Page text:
I would also suggest that you expand your search to Aztecas. There are some really nice quarter horse crosses. They may carry the type of temperament that you want more readily. I would absolutely avoid thoroughbred crosses.
The Texas mare we found had been used by her previous owner in all kinds of competitive trail riding events, there were hours an hours of videos of her doing all sorts of things. I had a very good feeling that this girl was exactly as represented and she was. But I also have a lot of experience parsing through sales horses.
I second the suggestion to look at Aztecas. Mine was produced when his breeder crossed his “very nice Andalusian stallion” with his “super laid-back paint mare.” He’s stunning to look at, not afraid of anything, and very sensitive.
I’ve always felt like an Andalusian TB cross could go really mental or wrong. I know someone who has one and the horse is hot, but manageable, I think moreso now that the horse is a bit older.
My last Andalusian was spooky and overall just a weird horse, but also my best horse. He was totally skittish as a 4 year old, it took weeks to get on him successfully without him scurrying away in a panic at the thought of someone or something on his back. No one could be behind him, no one could touch him, no one could catch him (I could with a little patience and appropriate mannerisms). He lived is life with his hoof hovering over the panic button, but my God that sensitivity could be amazing at times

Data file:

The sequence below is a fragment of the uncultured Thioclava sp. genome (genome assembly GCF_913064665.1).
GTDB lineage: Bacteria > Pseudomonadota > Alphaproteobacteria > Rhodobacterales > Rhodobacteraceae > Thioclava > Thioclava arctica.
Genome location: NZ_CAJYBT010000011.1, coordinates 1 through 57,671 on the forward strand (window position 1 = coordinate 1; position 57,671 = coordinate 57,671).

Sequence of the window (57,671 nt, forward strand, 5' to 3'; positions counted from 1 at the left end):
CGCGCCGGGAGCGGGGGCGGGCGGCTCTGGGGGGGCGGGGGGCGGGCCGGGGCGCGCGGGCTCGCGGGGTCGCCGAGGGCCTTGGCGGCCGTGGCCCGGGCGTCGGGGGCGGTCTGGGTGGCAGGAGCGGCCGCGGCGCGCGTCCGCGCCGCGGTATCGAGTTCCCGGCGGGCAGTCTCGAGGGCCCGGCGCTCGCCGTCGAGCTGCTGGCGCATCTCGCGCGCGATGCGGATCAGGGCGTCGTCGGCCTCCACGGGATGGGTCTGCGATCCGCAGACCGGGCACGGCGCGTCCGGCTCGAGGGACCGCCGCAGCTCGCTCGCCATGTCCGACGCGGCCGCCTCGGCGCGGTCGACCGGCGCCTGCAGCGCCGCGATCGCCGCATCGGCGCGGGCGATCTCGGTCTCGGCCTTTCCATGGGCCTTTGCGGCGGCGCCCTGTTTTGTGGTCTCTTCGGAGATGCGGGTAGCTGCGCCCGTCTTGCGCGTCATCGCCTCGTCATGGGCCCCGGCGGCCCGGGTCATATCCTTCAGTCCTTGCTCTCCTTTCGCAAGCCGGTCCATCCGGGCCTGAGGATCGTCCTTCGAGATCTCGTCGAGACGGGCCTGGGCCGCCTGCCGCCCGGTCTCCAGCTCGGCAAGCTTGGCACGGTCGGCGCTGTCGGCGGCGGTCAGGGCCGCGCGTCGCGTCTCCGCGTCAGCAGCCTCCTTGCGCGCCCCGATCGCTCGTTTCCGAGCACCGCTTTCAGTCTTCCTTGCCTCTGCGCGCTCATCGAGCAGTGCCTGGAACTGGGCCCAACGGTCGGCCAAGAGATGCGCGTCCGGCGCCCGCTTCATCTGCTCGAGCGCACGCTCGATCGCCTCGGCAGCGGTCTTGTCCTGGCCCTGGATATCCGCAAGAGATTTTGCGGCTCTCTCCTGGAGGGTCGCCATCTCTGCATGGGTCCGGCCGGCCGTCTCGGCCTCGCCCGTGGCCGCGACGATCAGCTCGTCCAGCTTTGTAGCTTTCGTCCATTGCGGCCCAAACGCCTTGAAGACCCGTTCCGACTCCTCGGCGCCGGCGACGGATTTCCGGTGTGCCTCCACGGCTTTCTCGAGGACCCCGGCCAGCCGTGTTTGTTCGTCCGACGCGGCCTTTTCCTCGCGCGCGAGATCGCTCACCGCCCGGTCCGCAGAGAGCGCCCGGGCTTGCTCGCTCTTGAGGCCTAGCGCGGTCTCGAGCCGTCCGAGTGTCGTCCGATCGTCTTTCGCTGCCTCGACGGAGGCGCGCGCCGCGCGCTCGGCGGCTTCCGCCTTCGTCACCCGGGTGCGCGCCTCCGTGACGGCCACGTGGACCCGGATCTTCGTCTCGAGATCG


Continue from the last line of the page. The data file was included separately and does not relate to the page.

Everything was so subtle with him and if you were his person he was tuned in. He wasn’t the type to just give you his trust or respect, and he wasn’t rude, it was just that he needed faith in his leader. This was very important to him.
You couldn’t be rough with him, or strong, but still had to be firm. He was very reactive and it takes a very certain type of person to be able to correctly handle and train a reactive Andalusian the right way. With mine the spookiness faded with time, training, and experience, but not all of it. It was just him.
Sometimes people think these horses are cranky or that their ears are back but it’s more of their concentration face. You can even see it in Spanish horses at the upper levels of dressage. They’re very focused and want to understand what you’re saying. Their ears often face backwards. I think it’s often misinterpreted as grumpy.
If you are confusing an Andalusian in some way, or being too rough, unsure, or aren’t good with your body language or control, it might put them off, or make them grumpy with frustration.
Some are more reactive than others, but IMO they’re all reactive to some extent and are sensitive. The spookiness can go away in some, but always sort of linger in others. It depends on their personality and training. While there are common characteristics within the breed, they’re all individuals. I’ve known many that were quite quirky but settled a bit with age and the right person.
They can be a steady mount, but it really takes the right person for this, and the right horse. I love their sensitivity, but they aren’t for everyone. I always encourage people to ride and be around a few before committing to the breed.
I think an Azteca would he a good suggestion as well. Perhaps start there.